Twitter just began offering verification badges for $8. For the price of a sandwich, anyone can transform their account into a seemingly authentic profile.
That means any Twitter jokester — and there are many — can easily impersonate companies. Some brands, including Nintendo, Apple and Valve, have learned about fake game launches and seen their IPs depicted in unflattering ways.
From a brand safety perspective, Twitter is a nightmare to navigate right now.
Every single advertiser is about to drop Twitter in the next 48 hours. Person creates fake Nintendo Twitter account, pays $8, gets verified immediately and within 2 hours, all their sh**posts go viral. Real Nintendo account gets spammed with complaints. pic.twitter.com/7CZcwYJDsd— Matt (@themattprov) November 9, 2022
The second verified account is actually @/appletvpius - they just capitalised the i.
This is going swimmingly. pic.twitter.com/lOVbbl41dN
Images of Mario flipping the bird and making an ahegao face stayed on Twitter for about two hours.
A post from a Valve impersonator, “valvesotfware,” compared to the real valvesoftware, falsely announced that the “Neon Prime” trademark it registered in October was for a sequel to a niche disk-throwing game released in 2000 called Richochet. That tweet stayed up for much longer than imposter Mario. Valvesotfware commented that being able to purchase a verification badge that, at first glance, looks no different than earned badges probably isn’t the best idea.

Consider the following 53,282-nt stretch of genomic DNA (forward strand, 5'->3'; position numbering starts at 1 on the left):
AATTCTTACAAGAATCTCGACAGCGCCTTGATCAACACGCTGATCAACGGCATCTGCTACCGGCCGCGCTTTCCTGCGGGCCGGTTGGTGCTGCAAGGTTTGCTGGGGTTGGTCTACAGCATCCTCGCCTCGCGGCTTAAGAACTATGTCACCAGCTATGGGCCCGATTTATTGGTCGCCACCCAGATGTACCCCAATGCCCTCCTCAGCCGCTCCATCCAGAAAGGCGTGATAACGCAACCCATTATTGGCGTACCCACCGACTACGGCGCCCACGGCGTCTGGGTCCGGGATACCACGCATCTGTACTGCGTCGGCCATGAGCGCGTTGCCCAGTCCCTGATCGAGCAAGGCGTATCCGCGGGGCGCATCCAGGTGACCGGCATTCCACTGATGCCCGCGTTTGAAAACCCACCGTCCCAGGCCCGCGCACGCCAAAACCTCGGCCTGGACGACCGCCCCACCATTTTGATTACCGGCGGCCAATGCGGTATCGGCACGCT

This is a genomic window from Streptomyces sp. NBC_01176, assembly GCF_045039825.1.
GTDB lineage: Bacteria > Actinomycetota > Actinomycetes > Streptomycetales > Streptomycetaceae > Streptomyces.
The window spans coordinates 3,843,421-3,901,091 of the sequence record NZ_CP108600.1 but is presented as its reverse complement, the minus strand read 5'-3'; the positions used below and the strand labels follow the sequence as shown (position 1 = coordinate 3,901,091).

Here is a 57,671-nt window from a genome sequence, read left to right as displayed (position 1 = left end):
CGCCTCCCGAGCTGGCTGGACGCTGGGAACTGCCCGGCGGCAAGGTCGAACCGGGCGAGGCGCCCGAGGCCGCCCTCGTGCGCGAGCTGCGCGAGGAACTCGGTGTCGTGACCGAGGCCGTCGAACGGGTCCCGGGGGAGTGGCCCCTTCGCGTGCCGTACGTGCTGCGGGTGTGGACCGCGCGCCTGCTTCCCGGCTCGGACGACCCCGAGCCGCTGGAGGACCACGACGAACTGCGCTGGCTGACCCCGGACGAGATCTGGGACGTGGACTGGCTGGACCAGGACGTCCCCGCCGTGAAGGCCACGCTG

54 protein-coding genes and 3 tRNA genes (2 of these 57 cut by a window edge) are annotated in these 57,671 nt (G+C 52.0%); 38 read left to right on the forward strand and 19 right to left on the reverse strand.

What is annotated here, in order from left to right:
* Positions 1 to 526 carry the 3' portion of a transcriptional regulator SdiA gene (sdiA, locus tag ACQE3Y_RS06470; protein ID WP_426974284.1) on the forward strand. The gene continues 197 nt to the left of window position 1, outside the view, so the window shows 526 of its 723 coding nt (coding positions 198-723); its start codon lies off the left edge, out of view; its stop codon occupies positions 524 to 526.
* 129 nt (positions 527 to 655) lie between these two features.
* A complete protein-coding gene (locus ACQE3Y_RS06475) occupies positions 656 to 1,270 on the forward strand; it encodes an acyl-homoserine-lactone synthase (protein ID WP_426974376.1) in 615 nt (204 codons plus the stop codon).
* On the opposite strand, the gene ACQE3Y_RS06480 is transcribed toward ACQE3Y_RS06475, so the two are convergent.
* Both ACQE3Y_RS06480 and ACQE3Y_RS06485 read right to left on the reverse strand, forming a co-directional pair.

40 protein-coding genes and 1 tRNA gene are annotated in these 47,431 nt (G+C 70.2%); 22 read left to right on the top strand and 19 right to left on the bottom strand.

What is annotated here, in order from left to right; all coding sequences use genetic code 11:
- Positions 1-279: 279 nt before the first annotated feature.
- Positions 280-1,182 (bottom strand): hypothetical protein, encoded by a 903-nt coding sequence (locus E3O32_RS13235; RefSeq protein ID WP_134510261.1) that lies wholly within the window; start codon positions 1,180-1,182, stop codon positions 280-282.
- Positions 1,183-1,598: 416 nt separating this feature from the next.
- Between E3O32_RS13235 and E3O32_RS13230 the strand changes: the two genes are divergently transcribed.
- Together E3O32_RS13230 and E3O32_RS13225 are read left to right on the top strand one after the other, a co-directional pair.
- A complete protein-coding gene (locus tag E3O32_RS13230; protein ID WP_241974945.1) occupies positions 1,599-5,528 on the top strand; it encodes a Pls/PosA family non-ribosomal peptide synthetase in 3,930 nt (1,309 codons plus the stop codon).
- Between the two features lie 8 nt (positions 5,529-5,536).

In the case of these impersonators, there are clear signs that the accounts aren’t legit, including that most have small follower counts. Clicking or tapping on a verification badge shows how it was earned. If a brand purchased its badge through Twitter Blue, that’s a good sign there’s something afoot.
Nintendo and Valve did not immediately respond to requests for comment.
Other impersonators got crafty with their handles. One Apple TV imposter made its handle AppleTVPIus compared to the real AppleTVPlus by capitalizing ‘i’ to replace the lowercase ‘L.’
— Elon Musk (@elonmusk) November 10, 2022
— Elon Musk (@elonmusk) November 9, 2022
Users have brought fake brand accounts to Musk’s attention, to which he’s replied with laughing and money bag emojis, implying that Twitter’s still making money off of the $8 imposters spend on their badges.
Twitter said it will “aggressively go after impersonation and deception,” but users have been getting away with brand impersonation for hours before having their accounts suspended. In that time, some rack up quite a few retweets.
On Tuesday, Musk announced a roll-out of gray verification check marks to verify publishers, commercial companies and major public figures as “official,” distinguishing them from a user that drops $8 for a badge through Twitter Blue. He axed the idea on Wednesday.
The same day, he held an “advertiser town hall” to address concerns on the platform, telling the many brands in attendance that they will need to pay for verification. He also tweeted that organizational affiliation and identification verification is coming to verified badges in “days to come.”
In initial emails to Twitter staff, of which more than half have now been laid off, Musk said that “over the next few days, the absolute top priority is finding and suspending any verified bots/trolls/spam.”
This story first appeared on PRWeek U.S.